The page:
Women at risk of developing hereditary ovarian and breast cancers can reduce their chances for both diseases by having their ovaries surgically removed, according to researchers at the University of Pennsylvania Cancer Center.
The radical surgery throws a woman into premature menopause by eliminating the organ that produces estrogen, the female sex hormone. But with no early detection tests for ovarian cancer, surgery is often advised for women likely to develop it.
The new study, published in the Journal of the National Cancer Institute, demonstrates that removal of the ovaries also dramatically reduces breast cancer risk for women with mutated BRCA1 genes, which cause inherited forms of ovarian and breast cancer.
The researchers theorize that ovary removal cuts breast cancer risk by reducing exposure to estrogen, which appears to spur the growth of certain tumors.
"The encouraging thing to me is that this tells us hormones are very important in these cancers," said Dr. Timothy R. Rebbeck, the epidemiologist who led the study. "If we can learn more about these hormonal effects, maybe we can develop a pill" that would alter the effects.
The hormonal drug tamoxifen has been shown to help prevent breast cancer in high-risk women, and a second drug, raloxifene, is being tested.
In the study, the researchers looked at more than a decade of medical records of 122 women with BRCA1 mutations. The women, all with strong family histories of ovarian cancer, were tested for BRCA1 mutations after the gene was discovered in 1994.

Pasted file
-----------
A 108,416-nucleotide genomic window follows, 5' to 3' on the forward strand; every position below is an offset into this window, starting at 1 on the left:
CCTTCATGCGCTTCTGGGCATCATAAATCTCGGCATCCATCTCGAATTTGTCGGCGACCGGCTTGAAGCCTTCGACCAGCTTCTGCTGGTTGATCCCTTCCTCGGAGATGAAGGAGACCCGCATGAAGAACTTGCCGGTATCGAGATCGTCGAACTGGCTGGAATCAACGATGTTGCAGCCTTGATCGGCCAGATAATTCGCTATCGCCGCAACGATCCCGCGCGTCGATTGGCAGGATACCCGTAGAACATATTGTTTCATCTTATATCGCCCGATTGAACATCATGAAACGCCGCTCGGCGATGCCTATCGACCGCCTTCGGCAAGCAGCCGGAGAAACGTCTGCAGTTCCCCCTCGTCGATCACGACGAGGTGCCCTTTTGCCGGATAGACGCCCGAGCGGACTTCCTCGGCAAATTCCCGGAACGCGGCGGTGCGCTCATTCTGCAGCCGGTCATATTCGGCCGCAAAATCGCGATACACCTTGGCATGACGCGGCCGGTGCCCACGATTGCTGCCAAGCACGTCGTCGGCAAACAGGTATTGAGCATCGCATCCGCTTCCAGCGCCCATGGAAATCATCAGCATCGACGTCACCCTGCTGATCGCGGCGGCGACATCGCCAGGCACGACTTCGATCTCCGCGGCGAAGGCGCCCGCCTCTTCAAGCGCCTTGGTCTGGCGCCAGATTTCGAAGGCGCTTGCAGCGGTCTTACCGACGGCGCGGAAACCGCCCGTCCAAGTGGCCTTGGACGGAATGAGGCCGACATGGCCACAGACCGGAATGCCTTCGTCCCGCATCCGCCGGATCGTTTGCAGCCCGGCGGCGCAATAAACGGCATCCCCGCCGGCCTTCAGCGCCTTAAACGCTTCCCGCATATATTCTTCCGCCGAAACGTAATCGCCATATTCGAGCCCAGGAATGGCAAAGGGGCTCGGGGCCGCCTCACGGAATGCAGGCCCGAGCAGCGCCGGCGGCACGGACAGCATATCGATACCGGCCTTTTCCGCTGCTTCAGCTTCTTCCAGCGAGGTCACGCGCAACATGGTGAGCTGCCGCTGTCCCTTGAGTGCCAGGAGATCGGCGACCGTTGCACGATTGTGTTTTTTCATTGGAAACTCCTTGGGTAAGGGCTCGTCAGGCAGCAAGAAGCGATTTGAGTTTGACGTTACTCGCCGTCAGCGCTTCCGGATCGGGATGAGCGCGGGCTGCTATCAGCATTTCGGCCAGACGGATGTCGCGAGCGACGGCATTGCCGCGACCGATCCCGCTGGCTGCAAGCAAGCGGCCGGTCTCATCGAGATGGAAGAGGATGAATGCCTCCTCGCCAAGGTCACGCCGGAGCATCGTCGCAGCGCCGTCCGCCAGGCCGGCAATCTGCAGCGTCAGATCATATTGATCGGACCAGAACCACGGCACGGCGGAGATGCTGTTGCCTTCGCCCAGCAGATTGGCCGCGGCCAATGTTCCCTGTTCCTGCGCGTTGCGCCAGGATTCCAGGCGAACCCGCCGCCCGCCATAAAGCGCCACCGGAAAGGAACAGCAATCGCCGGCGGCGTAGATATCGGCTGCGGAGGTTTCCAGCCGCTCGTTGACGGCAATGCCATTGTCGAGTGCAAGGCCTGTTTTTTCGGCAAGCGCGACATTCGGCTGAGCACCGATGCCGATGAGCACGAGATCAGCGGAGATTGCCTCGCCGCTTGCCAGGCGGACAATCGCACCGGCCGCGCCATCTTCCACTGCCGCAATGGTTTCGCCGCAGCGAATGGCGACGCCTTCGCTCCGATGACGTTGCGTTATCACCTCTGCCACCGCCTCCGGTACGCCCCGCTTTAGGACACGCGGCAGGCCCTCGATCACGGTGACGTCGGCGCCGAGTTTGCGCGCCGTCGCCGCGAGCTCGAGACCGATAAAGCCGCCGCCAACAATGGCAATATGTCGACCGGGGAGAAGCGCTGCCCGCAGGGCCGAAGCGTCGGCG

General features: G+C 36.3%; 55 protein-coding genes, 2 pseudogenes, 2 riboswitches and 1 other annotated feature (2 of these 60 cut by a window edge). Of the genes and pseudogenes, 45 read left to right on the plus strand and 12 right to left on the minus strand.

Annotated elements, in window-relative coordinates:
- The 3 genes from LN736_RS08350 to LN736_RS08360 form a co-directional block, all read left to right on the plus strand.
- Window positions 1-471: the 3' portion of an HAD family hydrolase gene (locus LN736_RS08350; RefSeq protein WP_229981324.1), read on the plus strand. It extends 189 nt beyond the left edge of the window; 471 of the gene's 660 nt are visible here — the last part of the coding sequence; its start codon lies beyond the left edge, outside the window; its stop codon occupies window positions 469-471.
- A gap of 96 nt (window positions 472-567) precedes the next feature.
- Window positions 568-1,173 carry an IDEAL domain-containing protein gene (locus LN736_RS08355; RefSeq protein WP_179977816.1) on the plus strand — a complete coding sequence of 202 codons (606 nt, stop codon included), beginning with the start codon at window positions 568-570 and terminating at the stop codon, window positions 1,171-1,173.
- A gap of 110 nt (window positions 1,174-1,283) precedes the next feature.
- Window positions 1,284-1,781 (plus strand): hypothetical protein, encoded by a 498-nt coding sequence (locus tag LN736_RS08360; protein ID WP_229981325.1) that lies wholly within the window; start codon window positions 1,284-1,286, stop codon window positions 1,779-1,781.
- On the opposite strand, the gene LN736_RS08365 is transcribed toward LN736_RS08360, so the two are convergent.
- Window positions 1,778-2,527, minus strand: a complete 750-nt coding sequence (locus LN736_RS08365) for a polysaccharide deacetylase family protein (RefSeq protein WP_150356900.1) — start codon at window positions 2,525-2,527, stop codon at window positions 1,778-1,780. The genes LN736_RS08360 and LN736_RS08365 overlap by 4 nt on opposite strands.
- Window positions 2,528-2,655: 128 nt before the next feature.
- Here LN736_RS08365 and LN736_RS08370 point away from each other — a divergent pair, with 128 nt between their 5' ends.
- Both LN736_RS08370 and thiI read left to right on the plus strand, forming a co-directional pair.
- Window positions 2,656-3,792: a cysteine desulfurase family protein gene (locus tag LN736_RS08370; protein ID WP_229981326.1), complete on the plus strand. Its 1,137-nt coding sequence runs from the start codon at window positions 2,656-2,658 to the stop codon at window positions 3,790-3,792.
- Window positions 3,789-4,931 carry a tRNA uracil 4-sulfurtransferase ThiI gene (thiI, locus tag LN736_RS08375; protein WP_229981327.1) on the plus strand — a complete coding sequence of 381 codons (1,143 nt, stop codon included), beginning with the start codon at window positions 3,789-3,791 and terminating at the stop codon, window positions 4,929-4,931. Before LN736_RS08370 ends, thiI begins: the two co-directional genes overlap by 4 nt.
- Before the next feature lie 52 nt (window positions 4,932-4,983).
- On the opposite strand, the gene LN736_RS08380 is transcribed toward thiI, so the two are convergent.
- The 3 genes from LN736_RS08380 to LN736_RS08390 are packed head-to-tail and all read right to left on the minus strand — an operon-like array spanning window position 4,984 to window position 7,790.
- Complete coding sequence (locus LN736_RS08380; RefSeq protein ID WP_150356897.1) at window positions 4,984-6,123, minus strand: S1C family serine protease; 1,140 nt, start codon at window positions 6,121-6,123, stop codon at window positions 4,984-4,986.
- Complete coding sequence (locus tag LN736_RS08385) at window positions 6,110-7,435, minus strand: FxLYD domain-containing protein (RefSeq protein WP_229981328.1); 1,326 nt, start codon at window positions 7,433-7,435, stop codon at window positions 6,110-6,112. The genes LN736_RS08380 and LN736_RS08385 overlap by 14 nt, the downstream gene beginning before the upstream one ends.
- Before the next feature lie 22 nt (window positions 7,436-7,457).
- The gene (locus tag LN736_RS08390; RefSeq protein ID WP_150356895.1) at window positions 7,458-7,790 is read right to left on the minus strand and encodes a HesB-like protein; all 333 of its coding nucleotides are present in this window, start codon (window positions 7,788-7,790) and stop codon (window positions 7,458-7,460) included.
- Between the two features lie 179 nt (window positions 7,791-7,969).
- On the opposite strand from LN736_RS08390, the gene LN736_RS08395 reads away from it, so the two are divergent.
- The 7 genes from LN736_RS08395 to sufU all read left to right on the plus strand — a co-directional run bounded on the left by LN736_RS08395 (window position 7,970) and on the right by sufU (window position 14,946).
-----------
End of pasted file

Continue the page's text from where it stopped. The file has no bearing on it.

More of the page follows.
The researchers estimated these women had an 80 percent lifetime chance of developing breast cancer because of their BRCA1 defects. This risk, however, was reduced by 70 percent among the women who had preventive surgery: 10 of the 43 women who had their ovaries removed developed breast cancer, while 30 of the 79 women with intact ovaries developed breast cancer over the 10-year period.
About a quarter of the women who had their ovaries removed (the average age at removal was 39) subsequently took estrogen replacement therapy, but this did not wipe out the cancer-prevention benefit of surgery, perhaps because the estrogen replacement doses were lower than natural levels, Rebbeck said.
Other researchers, meanwhile, reported today in the journal Cancer that a low-fat diet does not improve the chances of survival for breast cancer patients.
But researchers at Boston's Brigham and Women's Hospital found that a diet rich in proteins from poultry and dairy products significantly lowered the risk of death for these women.
The team based its findings on the landmark Nurses Health Study, which began in 1976. About 121,000 women are involved in the ongoing study, which asks its volunteers to fill out questionnaires on a regular basis.
In another finding from data gathered for the Nurses Health Study, a report in today's issue of the American Journal of Clinical Nutrition says women who eat two to three servings of whole grains daily cut their heart disease risk by 27 percent.